Zalak: You’re right. I think enterprise SaaS companies, yes, but as you said, there are a lot of startups and mid-market companies that are still figuring out what they want to build, and they are trying to get to market really fast. In the early phase of embedded analytics launch, we really targeted this group, where it was greenfield, they did not have any other existing product that they have embedding, where we essentially go with the pitch around the benefits that they have, right? A lot of these times, as I said, you have to make the decision where you want to either spend your engineering resources away from your core competency versus, you know, spend some money, partner with someone like Sigma, and get every benefit that Sigma has, the power of Sigma into your product.

So, the way that we created this message was around, like, five different things where we would talk about speed, right? If you are going to build your own analytics engine, it will take forever, and time is money, really, in the startup space or the mid-market. And over time we, with our case studies and with our different blogs and stuff that we’ve written, we can prove them that a prebuilt BI product embedded into your product would actually be faster and cheaper. We talk also about ongoing maintenance and support, where if you’ve now created your own analytics engine and if your customer asks for the new chart type, or they didn’t like something, it’s every time, you’re spending developer resources into it. But if you are embedding something, you can almost offload this to your analyst or your product manager or your solution engineers.

There’s also a lack of expertise. These people may need to hire specific visualization developers, that again, taking away from the standard core business that they are trying to build. There’s also technological advancements, right? Like, if there’s new technology advancements, for example, generative AI comes into action, you want to focus your resources in building that for your core competencies, rather than adding AI to your analytics engine. And then lastly is like, data governance and compliance.

A lot of these companies are not data companies themselves, so they’ll have to figure out how to actually manage this data at scale. But with some of the embedded analytics products available, like Sigma, you have built-in governance and compliance readily available when you embed the product. So, we went in with this pitch, and we were able to convince a lot of small to medium businesses and a lot of startups who signed up with Sigma. And the success that they got, once they embedded Sigma was tremendous. Like, a lot of our customers were able to monetize the data that they already had within weeks, if not a couple of months at max, with really lean development teams, like, two to three developers, a couple of people on the business side, and generate, like, seven-figure income streams out of that.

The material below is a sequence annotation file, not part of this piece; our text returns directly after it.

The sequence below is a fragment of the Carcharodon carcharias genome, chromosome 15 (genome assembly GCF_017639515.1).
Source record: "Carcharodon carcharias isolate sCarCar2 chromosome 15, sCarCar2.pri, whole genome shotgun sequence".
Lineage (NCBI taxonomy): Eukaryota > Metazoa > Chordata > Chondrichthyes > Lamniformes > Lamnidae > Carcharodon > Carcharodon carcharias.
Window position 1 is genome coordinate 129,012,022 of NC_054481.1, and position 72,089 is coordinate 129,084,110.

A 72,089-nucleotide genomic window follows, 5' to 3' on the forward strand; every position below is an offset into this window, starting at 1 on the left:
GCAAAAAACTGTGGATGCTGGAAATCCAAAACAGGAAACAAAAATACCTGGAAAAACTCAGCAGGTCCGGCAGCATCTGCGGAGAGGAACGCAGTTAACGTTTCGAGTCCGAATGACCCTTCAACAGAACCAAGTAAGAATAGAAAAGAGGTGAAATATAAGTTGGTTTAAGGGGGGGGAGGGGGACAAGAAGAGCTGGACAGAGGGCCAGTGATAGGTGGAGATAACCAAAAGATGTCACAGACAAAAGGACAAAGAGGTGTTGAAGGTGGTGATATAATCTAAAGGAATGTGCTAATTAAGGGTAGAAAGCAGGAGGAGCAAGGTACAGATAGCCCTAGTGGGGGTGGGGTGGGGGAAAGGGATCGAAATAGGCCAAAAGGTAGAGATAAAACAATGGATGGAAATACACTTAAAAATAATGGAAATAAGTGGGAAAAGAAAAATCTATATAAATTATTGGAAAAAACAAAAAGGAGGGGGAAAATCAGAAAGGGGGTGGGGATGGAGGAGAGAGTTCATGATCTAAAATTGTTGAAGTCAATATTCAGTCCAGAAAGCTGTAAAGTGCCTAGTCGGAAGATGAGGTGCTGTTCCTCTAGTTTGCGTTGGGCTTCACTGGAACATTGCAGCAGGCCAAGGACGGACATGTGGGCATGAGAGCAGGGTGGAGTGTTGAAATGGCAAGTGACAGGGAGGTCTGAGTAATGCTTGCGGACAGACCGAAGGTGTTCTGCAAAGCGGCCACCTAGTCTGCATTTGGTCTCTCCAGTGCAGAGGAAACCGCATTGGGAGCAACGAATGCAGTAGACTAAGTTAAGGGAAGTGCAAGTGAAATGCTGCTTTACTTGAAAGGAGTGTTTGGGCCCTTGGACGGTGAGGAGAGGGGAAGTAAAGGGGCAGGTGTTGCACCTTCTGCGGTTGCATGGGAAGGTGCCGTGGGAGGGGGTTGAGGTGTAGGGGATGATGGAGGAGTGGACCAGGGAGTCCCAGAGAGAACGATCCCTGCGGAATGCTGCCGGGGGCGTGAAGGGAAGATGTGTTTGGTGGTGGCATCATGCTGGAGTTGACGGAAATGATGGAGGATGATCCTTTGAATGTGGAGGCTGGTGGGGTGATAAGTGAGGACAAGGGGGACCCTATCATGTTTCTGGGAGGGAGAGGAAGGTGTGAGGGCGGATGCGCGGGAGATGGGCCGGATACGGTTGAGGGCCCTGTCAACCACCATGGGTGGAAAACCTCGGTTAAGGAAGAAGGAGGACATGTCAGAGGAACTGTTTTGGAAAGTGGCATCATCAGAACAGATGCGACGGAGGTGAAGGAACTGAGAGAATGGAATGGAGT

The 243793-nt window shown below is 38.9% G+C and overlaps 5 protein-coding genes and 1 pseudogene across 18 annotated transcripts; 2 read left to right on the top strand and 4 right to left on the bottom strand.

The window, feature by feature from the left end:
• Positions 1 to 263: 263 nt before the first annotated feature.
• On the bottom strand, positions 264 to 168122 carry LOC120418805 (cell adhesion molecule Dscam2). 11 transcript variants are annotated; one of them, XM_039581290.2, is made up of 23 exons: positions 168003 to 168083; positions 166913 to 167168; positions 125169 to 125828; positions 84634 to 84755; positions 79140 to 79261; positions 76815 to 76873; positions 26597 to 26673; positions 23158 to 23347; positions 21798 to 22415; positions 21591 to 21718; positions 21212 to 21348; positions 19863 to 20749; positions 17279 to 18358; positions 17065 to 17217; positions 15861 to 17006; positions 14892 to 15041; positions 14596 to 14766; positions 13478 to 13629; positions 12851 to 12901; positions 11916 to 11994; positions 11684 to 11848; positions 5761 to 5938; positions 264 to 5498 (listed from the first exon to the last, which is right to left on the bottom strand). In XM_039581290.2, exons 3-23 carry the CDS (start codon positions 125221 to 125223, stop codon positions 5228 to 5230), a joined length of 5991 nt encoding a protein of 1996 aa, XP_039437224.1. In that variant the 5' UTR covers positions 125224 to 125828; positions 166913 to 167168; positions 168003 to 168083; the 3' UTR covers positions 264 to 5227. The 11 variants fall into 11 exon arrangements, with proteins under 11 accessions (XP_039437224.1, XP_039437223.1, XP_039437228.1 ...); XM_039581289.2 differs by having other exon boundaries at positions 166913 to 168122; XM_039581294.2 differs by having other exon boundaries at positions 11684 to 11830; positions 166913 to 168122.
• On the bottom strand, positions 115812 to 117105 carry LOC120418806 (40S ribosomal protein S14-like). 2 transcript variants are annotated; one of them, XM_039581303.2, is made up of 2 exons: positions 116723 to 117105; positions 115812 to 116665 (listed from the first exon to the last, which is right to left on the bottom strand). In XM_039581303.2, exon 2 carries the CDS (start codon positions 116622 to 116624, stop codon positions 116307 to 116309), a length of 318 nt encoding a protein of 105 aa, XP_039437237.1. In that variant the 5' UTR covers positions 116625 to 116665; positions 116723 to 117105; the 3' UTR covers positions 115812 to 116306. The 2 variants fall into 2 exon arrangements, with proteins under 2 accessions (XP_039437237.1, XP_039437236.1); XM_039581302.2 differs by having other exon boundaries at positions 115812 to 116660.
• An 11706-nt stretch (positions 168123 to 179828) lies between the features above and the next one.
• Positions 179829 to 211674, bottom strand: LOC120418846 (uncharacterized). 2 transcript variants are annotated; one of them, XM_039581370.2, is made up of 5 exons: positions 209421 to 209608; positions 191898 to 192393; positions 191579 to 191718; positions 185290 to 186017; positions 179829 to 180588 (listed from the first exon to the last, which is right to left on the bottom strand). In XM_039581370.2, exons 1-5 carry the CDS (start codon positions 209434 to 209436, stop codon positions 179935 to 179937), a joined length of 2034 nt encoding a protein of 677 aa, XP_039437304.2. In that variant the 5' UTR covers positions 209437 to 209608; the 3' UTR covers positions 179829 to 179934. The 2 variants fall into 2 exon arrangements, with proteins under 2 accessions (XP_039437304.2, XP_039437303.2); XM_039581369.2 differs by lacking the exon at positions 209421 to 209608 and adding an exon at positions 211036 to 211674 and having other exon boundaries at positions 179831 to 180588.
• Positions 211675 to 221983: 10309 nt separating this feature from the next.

Brian: Is that the primary goal is monetization? Is that what makes them pick the phone up is that they think they have enough… there’s enough insights that their customers would want that they would pay for to get? Is that the primary driver?

Zalak: Right, yeah. That is one of the biggest drivers. I think… the monetization of data is, I would say, probably about 50 to 55% of our customers, but the rest are more, “I have this product now, but customers want insights, and if I don’t provide them, they might go to my competitor. So, how do I get to this parity faster?” And here comes Sigma, we help them embed your analytic solution really fast.

And recently, though, we’ve been starting to see a lot of our enterprise customers in embedding space as well. They were either using some of the existing tools, and then they are not really happy with the either customer support or the engagement that they’re receiving from these companies, or the technology is not advancing fast enough or providing them the capabilities that they wanted. So, in that case, again, we go in with the benefits that Sigma provides, which is again, like, speed, security, self-service, and you know, sales, which is the monetization aspect of it. And we convert them really easily just because Sigma itself as a product is really powerful, whether it’s, like, spreadsheet type interface, and being able to write [C:Python 00:33:25]. So, with all of the operating complexity that we just talked about earlier, it becomes really easy to convince people to essentially buy Sigma over something else. So, you’re seeing a shift now on the enterprise side as well, whereas over the last year, early last year in 2022, we’ve been doing really well, like, dominating the mid-market space.